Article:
January 8, 2019 / 6:13 AM / a year ago

India's Supreme Court clears way for Vedanta to reopen copper smelter

NEW DELHI (Reuters) - India’s Supreme Court on Tuesday cleared the way for Vedanta (VDAN.NS) to reopen its south Indian copper smelter by refusing to stay an order from the country’s environmental court.

FILE PHOTO: Police stand gurad outside a copper smelter controlled by London-listed Vedanta Resources in Thoothukudi in the southern state of Tamil Nadu, India, May 28, 2018. REUTERS/Sudarshan Varadhan/File Photo

The government of Tamil Nadu state ordered the smelter shut permanently in May after protests against alleged pollution at the plant in the city of Thoothukudi during which the police killed 13 demonstrators.

Twelve of the 13 protesters were hit by bullets in the head or chest, and half of those were shot from behind, Reuters reported last month.

In December, India’s National Green Tribunal (NGT) revoked the state decision to shut the plant, leading Tamil Nadu to appeal the NGT ruling.

The Supreme Court refused to issue a so-called stay halting the NGT’s decision, but admitted the Tamil Nadu state’s appeal before the high court, allowing that case to proceed.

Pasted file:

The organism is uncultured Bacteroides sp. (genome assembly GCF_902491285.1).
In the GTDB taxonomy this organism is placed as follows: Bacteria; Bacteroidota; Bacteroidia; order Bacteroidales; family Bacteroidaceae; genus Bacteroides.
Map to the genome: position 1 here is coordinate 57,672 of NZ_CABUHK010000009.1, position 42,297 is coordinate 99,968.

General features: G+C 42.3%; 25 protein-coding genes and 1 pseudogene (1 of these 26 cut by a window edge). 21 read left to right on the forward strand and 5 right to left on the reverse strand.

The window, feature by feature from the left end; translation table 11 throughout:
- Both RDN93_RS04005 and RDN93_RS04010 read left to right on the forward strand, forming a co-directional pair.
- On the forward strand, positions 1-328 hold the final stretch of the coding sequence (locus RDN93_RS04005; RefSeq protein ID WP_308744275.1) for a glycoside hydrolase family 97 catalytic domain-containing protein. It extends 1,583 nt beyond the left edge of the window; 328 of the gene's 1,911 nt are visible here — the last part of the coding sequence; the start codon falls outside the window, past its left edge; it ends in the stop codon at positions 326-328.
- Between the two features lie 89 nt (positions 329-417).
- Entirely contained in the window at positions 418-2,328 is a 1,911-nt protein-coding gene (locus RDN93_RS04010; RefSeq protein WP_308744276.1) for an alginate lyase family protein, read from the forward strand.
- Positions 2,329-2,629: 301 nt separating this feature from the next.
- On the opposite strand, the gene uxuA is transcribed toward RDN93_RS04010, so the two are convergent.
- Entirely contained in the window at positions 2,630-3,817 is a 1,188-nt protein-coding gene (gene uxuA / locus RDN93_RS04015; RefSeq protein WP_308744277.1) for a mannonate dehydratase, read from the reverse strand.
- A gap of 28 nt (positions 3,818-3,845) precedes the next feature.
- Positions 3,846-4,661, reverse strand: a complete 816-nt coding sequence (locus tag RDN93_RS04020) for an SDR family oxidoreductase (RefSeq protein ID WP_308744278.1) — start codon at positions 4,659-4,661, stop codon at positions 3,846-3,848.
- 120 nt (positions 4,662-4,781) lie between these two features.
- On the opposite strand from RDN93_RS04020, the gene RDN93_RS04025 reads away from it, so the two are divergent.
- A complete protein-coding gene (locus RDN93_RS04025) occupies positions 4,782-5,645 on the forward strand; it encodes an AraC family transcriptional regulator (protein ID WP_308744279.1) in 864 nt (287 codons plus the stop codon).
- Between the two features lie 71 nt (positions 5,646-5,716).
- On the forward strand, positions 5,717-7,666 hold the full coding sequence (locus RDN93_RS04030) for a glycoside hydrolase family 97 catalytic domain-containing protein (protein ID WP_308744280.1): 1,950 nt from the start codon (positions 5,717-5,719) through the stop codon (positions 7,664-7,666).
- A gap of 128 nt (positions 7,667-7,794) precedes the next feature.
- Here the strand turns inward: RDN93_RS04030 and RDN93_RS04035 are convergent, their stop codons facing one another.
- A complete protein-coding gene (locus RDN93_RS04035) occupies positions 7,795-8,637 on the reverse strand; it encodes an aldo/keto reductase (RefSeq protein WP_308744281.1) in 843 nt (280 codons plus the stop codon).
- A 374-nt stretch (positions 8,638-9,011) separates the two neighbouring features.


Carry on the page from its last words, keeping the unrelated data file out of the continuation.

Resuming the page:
“The directions that have been passed by the National Green Tribunal by its judgement ... will continue to subsist and will be subject to the ultimate outcome of the appeal,” the supreme court said in its order uploaded on its website.

“As it stands today, the order of the NGT stays and has to be complied with by both the parties,” Vedanta’s counsel Aryama Sundaram said.

Vedanta will now file an application with the Tamil Nadu pollution regulator seeking consent to operate the smelter, said P. Ramnath, the chief executive of Vedanta’s Indian copper business Sterlite Copper which operates the plant.

“It is difficult to say when we will be able to reopen the smelter,” Ramnath said.

Additionally, the Supreme Court issued a stay halting an order by the Madras High Court that barred Vedanta from reopening the Thoothukudi smelter until the Madras court hears a case challenging the NGT’s verdict, said Sundaram.

Reporting by Sudarshan Varadhan; Editing by Christian Schmollinger and Mark Potter

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